2020 Vision: Guess who's coming to breakfast in New Hampshire?
None other than Maryland Gov. Larry Hogan, who will speak at the "Politics & Eggs" speaker series on April 23, the Baltimore Sun writes.
"For months, some so-called 'Never Trump' Republicans have been urging Hogan to run in a 2020 primary challenge against President Donald Trump," the paper adds. "The governor has largely demurred, without closing the door completely to the possibility."
On the trail today
Joe Biden addresses the International Association of Firefighters, who will be encouraging the former vice president to run in 2020.
"You're going to see, 'Run Joe Run,' the gold and black 'Firefighters for Biden,'" IAFF General President Harold Schaitberger told NBC's Mike Memoli. "We'll be doing everything to show where we stand. And then, it's up to him to make his final decision."
Data Download: The number of the day is … 46 percent
Forty-six percent — that's the percentage of Democrats who backed Bernie Sanders in 2016 who say that they'll support him in 2020, according to a new Monmouth University poll.
And that's compared with just 14 percent of Democrats who backed Hillary Clinton in the last election who say they're getting behind Sanders for the upcoming nomination fight.
With about half of his previous coalition scattering between other candidates like Joe Biden (15 percent), Kamala Harris (8 percent) and Elizabeth Warren (6 percent), it's not clear that Sanders will enjoy the same level of support from Democrats four years after his insurgent bid. But, the pollsters note, that assessment assumes that Biden is in the mix — and maintains his expected high levels of backing from Dems after he gets in.
The Lid: If you poll it, they will come
Don't miss the pod from yesterday, when we did a deep dive into what the Des Moines Register poll did (and did not) tell us about the Democratic field.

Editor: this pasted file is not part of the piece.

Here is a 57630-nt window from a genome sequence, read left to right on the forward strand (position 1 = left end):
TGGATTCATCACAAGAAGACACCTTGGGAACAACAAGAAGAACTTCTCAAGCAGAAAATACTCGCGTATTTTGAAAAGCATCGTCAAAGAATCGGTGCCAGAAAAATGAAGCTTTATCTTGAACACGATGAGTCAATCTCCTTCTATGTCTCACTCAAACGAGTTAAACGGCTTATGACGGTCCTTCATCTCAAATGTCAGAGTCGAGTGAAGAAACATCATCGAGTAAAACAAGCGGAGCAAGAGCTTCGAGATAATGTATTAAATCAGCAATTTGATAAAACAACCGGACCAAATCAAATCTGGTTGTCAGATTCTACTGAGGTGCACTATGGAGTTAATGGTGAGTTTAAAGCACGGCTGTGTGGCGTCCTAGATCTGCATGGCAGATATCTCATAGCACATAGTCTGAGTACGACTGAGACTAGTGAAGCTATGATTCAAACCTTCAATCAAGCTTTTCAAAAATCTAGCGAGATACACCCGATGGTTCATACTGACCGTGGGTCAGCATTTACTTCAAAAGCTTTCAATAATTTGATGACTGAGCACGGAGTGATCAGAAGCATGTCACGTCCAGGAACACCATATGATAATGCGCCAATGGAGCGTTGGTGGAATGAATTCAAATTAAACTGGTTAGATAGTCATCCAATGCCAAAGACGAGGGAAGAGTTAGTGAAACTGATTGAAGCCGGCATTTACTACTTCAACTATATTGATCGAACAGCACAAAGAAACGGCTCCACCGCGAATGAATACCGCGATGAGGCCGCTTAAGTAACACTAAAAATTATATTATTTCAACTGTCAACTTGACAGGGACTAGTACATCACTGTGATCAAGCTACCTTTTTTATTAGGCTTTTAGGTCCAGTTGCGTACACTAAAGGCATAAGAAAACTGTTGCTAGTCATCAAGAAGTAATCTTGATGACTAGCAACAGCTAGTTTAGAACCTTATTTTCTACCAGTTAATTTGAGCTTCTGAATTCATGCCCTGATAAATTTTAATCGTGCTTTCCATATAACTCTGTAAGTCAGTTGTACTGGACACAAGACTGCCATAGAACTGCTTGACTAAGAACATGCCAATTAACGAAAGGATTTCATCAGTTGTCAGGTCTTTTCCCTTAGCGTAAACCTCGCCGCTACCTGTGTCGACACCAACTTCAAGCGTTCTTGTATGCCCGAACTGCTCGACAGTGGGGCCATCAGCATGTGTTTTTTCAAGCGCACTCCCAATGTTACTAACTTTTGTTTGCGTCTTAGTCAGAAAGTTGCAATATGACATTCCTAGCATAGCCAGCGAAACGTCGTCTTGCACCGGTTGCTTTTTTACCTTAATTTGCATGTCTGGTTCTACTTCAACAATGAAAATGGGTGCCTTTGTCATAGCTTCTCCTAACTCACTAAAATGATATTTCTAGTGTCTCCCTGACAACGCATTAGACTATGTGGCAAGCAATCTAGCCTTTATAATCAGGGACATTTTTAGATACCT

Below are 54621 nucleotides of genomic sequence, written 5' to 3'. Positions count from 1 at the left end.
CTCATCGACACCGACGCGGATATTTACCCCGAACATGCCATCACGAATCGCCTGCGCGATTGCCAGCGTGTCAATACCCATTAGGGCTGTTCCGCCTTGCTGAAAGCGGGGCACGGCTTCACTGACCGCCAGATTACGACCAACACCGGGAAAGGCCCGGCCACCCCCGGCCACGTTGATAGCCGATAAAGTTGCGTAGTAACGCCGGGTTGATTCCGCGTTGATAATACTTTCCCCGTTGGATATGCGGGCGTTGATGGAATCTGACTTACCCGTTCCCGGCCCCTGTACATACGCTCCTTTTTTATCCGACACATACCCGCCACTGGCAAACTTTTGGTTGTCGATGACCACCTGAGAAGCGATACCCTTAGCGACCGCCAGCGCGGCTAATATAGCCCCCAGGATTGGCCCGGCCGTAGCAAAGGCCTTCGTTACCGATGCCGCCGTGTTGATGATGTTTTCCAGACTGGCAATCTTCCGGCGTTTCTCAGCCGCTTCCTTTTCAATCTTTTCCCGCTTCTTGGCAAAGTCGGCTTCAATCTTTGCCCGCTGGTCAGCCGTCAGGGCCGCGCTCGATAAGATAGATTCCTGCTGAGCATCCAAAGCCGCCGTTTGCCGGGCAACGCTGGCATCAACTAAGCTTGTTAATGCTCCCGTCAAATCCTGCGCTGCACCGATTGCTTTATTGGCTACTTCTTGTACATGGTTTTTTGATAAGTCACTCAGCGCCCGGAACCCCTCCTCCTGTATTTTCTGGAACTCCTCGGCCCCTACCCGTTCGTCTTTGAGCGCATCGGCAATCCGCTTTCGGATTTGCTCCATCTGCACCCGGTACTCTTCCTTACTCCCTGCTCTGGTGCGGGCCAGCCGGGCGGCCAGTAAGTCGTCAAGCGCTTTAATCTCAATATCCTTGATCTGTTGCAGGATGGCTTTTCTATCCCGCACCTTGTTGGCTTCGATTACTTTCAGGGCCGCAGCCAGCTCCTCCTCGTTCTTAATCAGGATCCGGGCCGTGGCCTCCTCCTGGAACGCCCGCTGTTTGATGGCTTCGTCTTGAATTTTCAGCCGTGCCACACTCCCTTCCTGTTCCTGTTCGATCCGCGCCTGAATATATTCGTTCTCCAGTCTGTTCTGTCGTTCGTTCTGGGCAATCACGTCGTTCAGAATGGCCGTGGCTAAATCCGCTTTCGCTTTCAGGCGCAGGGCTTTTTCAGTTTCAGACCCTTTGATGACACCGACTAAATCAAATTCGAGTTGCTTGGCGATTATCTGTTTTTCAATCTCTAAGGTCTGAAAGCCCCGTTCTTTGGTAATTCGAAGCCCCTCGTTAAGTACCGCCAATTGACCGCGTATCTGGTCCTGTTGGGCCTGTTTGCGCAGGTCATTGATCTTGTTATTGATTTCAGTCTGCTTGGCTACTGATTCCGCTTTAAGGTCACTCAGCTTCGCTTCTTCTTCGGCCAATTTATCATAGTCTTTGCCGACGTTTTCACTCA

ICYMI: News clips you shouldn't miss
Paul Ryan is warning that Trump could lose in 2020 if he doesn't focus on policy.
It's official: The Democratic convention will be in Milwaukee.
At a private retreat, former VP Dick Cheney challenged Mike Pence on the Trump administration's foreign policy moves.
Stay tuned for an important Brexit vote in Parliament today.
Other news stories you should check out…
Trump agenda: Adios
The U.S.is pulling remaining diplomatic staff from the embassy in Venezuela.
The Trump administration wants to pull $8.5 billion out of the education budget.
Trump's proposed cuts to Medicare are inserting health care squarely into the 2020 contest.
Concern about the NRA's rhetoric on its TV apparatus is coming from inside the house.
Steve Bannon is heading to Cincinnati to rally for the border wall.
The White House isn't commenting on the president's reported comments that Democrats "hate" Jews.
Right to Rise super PAC is facing a big fine for accepting illegal donations from Chinese nationals.
Republicans are looking for a way out of a conflict with the White House over the emergency declaration.
2020: Is Stacey Abrams now eyeing the White House?
Pollsters are struggling to measure the huge 2020 field — with high stakes looming for the Democratic debates.
A state Senate race in Iowa is attracting presidential hopefuls (including Beto!)
Kirsten Gillibrand is standing by her office's handling of a sexual harassment claim.
POLITICO asks if we're about to get a Biden v. Warren rematch.
Stacey Abrams says 2020 is "definitely on the table."